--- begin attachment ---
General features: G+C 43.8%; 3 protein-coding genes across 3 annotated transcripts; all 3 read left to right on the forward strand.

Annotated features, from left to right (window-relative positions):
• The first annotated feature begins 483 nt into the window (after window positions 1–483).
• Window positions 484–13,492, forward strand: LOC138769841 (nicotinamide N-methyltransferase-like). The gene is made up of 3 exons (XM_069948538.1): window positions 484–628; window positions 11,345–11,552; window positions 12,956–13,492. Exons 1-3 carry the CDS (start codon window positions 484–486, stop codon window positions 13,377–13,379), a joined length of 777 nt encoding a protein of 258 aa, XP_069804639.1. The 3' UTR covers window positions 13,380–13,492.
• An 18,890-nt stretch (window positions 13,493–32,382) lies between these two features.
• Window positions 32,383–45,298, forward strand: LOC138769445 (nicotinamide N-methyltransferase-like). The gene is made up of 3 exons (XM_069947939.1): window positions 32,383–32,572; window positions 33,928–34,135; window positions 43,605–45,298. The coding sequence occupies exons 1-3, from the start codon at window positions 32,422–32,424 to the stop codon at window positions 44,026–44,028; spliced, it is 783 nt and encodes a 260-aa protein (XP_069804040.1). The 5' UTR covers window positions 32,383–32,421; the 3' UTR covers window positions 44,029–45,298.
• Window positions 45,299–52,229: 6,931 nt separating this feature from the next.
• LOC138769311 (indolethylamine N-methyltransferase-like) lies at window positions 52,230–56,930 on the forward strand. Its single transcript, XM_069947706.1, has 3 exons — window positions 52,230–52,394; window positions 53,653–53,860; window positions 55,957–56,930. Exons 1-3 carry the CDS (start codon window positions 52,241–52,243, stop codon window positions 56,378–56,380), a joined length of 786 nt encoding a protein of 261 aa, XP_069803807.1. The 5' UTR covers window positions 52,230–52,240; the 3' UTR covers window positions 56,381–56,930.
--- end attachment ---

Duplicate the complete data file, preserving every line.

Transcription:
General features: G+C 43.8%; 3 protein-coding genes across 3 annotated transcripts; all 3 read left to right on the forward strand.

Annotated features, from left to right (window-relative positions):
• The first annotated feature begins 483 nt into the window (after window positions 1–483).
• Window positions 484–13,492, forward strand: LOC138769841 (nicotinamide N-methyltransferase-like). The gene is made up of 3 exons (XM_069948538.1): window positions 484–628; window positions 11,345–11,552; window positions 12,956–13,492. Exons 1-3 carry the CDS (start codon window positions 484–486, stop codon window positions 13,377–13,379), a joined length of 777 nt encoding a protein of 258 aa, XP_069804639.1. The 3' UTR covers window positions 13,380–13,492.
• An 18,890-nt stretch (window positions 13,493–32,382) lies between these two features.
• Window positions 32,383–45,298, forward strand: LOC138769445 (nicotinamide N-methyltransferase-like). The gene is made up of 3 exons (XM_069947939.1): window positions 32,383–32,572; window positions 33,928–34,135; window positions 43,605–45,298. The coding sequence occupies exons 1-3, from the start codon at window positions 32,422–32,424 to the stop codon at window positions 44,026–44,028; spliced, it is 783 nt and encodes a 260-aa protein (XP_069804040.1). The 5' UTR covers window positions 32,383–32,421; the 3' UTR covers window positions 44,029–45,298.
• Window positions 45,299–52,229: 6,931 nt separating this feature from the next.
• LOC138769311 (indolethylamine N-methyltransferase-like) lies at window positions 52,230–56,930 on the forward strand. Its single transcript, XM_069947706.1, has 3 exons — window positions 52,230–52,394; window positions 53,653–53,860; window positions 55,957–56,930. Exons 1-3 carry the CDS (start codon window positions 52,241–52,243, stop codon window positions 56,378–56,380), a joined length of 786 nt encoding a protein of 261 aa, XP_069803807.1. The 5' UTR covers window positions 52,230–52,240; the 3' UTR covers window positions 56,381–56,930.